Some religious leaders in Lagos have attributed the high rate of crime and insecurity in the country to poverty and unemployment among the youths.
The clergymen, who made the statement in an interview with the News Agency of Nigeria (NAN), urged the government to create job opportunities for the youths to curb crime.
Monsignor Gabriel Osu, the Director of Social Communications, Catholic Archdiocese of Lagos, said that unless the government create job opportunities for the youths, efforts to curb crime and maintain security would be futile.
He said: “I have always said it that the alarming rate of insecurity in the land is caused by poverty.
“Most of those being used to perpetuate the mayhem in all parts of the country are unemployed youths.
“It is difficult to convince people who are gainfully employed to participate in crime such as armed robbery, arson, kidnapping and assassination.
“No responsible person will leave his or her job to take to crime.
“This is why I have always advocated that the best way to curb crime is to provide jobs for the jobless.
“A hungry man is an angry man. If our youths are gainfully employed, I believe that the rate of crime will reduce drastically,” Osu said.
Speaking along the same vein, Pastor Femi Asiwaju, the Vice-President, Pentecostal Fellowship of Nigeria (PFN), decried the condition of the Nigerian youths.
“To unleash the power of young people, we need to partner with them because they have unprecedented potential to advance the wellbeing of the entire human family,’’ Asiwaju said.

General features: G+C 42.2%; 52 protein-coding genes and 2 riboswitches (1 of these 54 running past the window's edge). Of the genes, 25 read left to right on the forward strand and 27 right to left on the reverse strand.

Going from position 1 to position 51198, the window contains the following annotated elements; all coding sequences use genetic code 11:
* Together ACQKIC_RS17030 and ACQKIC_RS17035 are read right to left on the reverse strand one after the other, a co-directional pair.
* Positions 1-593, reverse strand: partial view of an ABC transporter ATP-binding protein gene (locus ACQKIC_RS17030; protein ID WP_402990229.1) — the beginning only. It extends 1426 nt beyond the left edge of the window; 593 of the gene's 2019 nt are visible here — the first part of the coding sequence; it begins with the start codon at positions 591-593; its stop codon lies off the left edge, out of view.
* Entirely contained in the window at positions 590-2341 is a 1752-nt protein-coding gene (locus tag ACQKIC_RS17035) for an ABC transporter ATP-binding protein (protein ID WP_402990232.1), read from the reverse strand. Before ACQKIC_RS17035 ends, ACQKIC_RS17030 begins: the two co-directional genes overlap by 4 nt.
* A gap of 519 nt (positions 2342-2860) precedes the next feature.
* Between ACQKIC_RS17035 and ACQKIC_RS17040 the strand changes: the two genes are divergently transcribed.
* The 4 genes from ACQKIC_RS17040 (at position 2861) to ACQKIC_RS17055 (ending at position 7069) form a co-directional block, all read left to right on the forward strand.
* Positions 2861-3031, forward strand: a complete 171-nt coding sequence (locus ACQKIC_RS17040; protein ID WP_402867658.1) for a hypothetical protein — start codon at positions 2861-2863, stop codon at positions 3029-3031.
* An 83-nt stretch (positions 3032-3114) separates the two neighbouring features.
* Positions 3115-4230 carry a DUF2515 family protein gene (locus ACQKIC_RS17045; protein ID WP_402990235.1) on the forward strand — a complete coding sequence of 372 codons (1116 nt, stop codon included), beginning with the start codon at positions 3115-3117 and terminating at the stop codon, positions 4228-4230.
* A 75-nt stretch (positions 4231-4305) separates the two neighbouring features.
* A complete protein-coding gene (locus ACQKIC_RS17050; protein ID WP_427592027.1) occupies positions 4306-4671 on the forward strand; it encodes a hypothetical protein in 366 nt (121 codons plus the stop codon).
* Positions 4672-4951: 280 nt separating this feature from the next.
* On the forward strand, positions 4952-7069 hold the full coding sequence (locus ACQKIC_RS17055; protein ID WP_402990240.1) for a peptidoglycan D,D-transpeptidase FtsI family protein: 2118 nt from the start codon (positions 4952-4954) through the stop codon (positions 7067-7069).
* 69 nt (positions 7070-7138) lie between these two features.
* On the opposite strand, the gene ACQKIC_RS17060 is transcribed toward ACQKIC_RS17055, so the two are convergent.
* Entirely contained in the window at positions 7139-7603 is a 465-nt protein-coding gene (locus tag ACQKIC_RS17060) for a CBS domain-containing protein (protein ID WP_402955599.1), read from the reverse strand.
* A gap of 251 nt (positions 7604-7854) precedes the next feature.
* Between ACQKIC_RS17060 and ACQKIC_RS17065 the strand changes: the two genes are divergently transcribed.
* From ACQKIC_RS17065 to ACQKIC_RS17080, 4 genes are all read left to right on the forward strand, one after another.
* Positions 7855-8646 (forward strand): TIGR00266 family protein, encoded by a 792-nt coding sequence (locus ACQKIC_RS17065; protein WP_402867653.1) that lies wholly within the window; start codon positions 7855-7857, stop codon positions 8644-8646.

He advised government at all levels to partner with the youths by engaging them to participate in decision-making.
“We need to listen and engage with young people to establish strong mechanism for youth participation.
“The time has come to integrate the youths more meaningfully into decision-making at all levels.
“I call on governments, the private sector, civil society organisations and the academia to open their doors for young people and strengthen partnerships with youth-led organizations,’’ he said.
Pastor Edward Onyejiuba of the Cherubim and Seraphim noted that unemployment had pushed several youths into drug abuse.
He stressed the need to recognise the youths as agents of transformation who should be nurtured for future leadership positions.
He said that the some youths would be willing to engage in farming, craft making and small scale businesses, if they were supported by the government.
On his part, Mr Glory Akhimie, a pastor at the Winners Chapel, urged the Federal Government to give priority attention to youth empowerment.
“If the society can put in place the necessary structures that will aid the development of the youths, it would help in advancing their cause.” (NAN)